Wednesday, 21 June 2017

Breeding goldfish in your garden pond



There is a huge amount of complicated 'advice' about breeding goldfish - especially food for the very young fish (aka fry).

The truth is, unless you want to breed as a business, it's really easy:

Your top priority is to keep your main pond (#1) healthy. The commonest problem with newcomers to fish keeping is over feeding. An established pond (12 months +) will produce more food than your fish need, most of the year.

Nutrients are continually finding their way into the pond through visiting birds and insects (the latter being caught and eaten!), so the "closed ecosystem" of the garden pond more often needs help to reduce its fertility (see 'filter' below).

You need a bird and cat proof cover (e.g. netting) to protect the fish; also a pump and filter. A good filter contains porous stone which has a large surface area on which beneficial bacteria thrive. These convert toxic ammonia (from  fish droppings) in to toxic nitrite, then into non-toxic nitrate (which is fertiliser).

The nitrate causes plants and algae to grow more quickly, and a pad of microfilter can be added to your pond filter to remove algae and other fine particles. When you first start using microfilter the gunk it collects will likely be brown. This is dead algae (for example) and fish do better without living in this 24 hours a day. It took a few months to clear this when I first added microfilter to my pond filter.

Using ultra violet light to kill algae makes dead algae! Dumping this on the bottom of your pond makes little sense. Better to have live algae and manage it ... the reason being:

Green water is healthy, in moderation, and the food of choice for all the microscopic plants , animals, algae that thrive in a healthy pond.

It is the best food for daphnia (aka water fleas, but they aren't fleas!), and daphnia are the best animal protein for baby goldfish as soon as they can yawn wide enough ...

female daphnia with eggsIt pays to breed daphnia in a small separate pond (#2) because healthy goldfish will find every edible daphnia in your garden pond (#1) in no time. A 3rd small pond is ideal for the baby goldfish.

N.B. Extra ponds, if made of containers, need to be buried in the garden to ensure a good thermal contact with the soil. This helps to stabilise the water temperature. A tank of water in full sun will experience suhc rapid fluctuations of temperature on a summer's day that fish, and even the plants will die.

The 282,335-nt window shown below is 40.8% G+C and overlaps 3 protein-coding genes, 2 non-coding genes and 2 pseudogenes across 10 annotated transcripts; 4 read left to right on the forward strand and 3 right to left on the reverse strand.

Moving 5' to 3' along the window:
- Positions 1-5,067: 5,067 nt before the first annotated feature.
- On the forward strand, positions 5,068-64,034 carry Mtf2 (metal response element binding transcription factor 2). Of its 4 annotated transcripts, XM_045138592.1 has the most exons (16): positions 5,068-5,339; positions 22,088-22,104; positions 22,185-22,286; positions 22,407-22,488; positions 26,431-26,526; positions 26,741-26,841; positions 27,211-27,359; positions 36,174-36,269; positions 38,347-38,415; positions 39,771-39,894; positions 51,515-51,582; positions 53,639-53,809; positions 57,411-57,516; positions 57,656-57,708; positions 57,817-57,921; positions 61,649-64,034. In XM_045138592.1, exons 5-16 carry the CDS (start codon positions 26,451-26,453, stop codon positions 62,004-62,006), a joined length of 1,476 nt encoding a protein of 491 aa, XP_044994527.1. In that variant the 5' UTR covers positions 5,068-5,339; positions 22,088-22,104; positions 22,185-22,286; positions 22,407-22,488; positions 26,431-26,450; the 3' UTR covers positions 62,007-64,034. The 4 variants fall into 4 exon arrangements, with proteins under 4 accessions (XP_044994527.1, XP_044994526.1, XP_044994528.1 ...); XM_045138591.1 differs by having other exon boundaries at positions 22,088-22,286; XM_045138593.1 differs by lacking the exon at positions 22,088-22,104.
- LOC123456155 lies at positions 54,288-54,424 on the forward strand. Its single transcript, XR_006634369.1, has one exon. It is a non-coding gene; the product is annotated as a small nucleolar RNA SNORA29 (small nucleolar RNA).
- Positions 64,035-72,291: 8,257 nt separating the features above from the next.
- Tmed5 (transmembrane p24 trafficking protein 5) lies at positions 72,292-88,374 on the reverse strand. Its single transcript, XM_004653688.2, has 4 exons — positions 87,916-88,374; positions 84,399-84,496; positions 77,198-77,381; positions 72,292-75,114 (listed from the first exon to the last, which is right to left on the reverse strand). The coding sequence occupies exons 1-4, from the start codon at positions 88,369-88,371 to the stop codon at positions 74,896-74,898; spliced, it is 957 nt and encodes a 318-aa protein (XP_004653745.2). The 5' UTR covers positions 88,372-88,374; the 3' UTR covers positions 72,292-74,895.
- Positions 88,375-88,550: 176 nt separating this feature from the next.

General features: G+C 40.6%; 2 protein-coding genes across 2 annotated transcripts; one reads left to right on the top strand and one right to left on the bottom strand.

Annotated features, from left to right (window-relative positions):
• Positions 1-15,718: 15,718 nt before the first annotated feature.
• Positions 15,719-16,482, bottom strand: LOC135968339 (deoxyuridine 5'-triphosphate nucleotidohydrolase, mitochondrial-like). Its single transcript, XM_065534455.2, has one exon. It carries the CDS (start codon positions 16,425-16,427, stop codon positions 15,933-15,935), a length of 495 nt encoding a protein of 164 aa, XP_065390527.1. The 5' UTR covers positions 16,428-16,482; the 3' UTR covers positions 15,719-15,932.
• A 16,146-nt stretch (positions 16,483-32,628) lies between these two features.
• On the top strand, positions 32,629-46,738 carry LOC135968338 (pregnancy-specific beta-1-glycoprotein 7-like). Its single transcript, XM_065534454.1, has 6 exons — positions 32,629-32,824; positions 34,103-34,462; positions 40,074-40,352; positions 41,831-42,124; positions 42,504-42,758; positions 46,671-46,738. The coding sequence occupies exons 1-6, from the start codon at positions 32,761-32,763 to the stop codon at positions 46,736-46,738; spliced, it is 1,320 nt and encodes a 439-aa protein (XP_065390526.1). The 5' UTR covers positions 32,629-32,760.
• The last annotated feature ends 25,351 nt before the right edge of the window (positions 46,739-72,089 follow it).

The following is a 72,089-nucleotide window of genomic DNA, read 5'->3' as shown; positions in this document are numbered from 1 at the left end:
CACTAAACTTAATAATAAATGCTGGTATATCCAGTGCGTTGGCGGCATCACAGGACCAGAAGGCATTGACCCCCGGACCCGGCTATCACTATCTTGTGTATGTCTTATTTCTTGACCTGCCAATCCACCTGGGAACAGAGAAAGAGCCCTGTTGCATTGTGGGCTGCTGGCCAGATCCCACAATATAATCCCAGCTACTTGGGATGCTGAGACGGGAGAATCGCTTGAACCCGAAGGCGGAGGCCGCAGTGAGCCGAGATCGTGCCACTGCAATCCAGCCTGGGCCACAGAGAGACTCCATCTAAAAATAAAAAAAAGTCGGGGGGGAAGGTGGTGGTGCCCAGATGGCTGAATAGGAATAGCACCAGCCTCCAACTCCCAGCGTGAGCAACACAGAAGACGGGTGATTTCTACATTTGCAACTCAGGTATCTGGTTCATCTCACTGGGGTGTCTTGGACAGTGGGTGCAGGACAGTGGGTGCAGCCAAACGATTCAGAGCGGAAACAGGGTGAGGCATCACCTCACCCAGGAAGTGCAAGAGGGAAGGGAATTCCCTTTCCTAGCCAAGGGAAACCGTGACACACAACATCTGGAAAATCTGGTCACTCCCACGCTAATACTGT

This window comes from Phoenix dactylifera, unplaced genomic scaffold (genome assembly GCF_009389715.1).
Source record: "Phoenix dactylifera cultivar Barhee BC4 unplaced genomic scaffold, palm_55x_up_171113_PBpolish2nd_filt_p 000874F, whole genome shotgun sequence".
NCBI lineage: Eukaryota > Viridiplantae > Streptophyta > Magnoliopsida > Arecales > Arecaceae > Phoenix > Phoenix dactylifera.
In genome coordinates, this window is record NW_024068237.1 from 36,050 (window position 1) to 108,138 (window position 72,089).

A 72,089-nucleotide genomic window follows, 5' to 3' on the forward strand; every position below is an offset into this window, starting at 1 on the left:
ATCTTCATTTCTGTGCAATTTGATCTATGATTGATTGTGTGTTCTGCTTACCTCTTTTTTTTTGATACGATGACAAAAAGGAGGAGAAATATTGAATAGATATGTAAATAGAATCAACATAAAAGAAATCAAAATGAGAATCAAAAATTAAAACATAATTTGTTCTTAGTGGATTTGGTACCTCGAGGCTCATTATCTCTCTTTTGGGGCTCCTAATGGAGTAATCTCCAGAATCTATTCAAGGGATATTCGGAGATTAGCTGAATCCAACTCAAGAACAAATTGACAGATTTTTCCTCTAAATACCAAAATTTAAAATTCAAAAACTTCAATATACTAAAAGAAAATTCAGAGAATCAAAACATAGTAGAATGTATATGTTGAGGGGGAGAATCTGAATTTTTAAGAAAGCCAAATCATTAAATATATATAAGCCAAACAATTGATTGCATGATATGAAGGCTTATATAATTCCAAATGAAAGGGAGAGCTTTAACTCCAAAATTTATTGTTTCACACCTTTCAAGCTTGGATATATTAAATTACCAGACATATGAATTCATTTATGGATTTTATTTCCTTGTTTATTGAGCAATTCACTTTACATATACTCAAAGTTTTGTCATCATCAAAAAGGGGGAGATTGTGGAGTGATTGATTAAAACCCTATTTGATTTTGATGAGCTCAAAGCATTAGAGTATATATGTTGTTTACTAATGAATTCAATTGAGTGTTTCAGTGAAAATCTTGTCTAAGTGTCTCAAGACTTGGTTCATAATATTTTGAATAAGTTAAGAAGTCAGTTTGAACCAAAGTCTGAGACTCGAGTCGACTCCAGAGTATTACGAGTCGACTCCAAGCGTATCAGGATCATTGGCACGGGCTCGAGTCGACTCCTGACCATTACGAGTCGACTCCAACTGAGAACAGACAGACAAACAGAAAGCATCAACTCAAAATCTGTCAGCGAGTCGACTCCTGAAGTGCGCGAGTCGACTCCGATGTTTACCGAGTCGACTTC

It is fun hatch baby goldfish indoors in an aquarium, but if the weather is okay, (pond temperature > 10 C) they do better in pond #3.

Goldfish spawn onto plants. If you are short of pondweed, then place willow twigs in pond #1, ans after the fish have spawned, move the twigs to pond #3.

The best food, for newly hatched fry is green pond water! You can't buy this at a pricey garden centre, but ti is free from you pond!

The best food for daphnia (which are the best food supplement for goldfish) is green pond water!

When fry reach about 1.5 cm they can't eat 'adult' daphnia, but they can manage their tiny offspring.

As your fry / bambinos grow, add more daphnia.

If you smaller ponds don't have a pump and filter (mine don't) add fresh pond water regularly to dilute the fishes effluent. You can use such water on your veg and flowers and mine seem to appreciate it!

N.B. Test for NO2 regularly to check your water-replacement is adequate.

No matter how successful the breeding in ponds proves, it is interesting to grow some indoors in an aquarium - handy for you magnifying glass, camera ,etc ... especially if you suffer from mad professor syndrome :)

P.S. Once you know what a filter involves, you can make your own. If there is space for a large gravity fed filter, banks of gravel can be used to grow plants, using the fertility from the pond water.

 I also have a grass carp which sadly does not breed readily in a pond.

 Related: ecology, fish, gardens, hobbies, nature, self-sufficiency, carp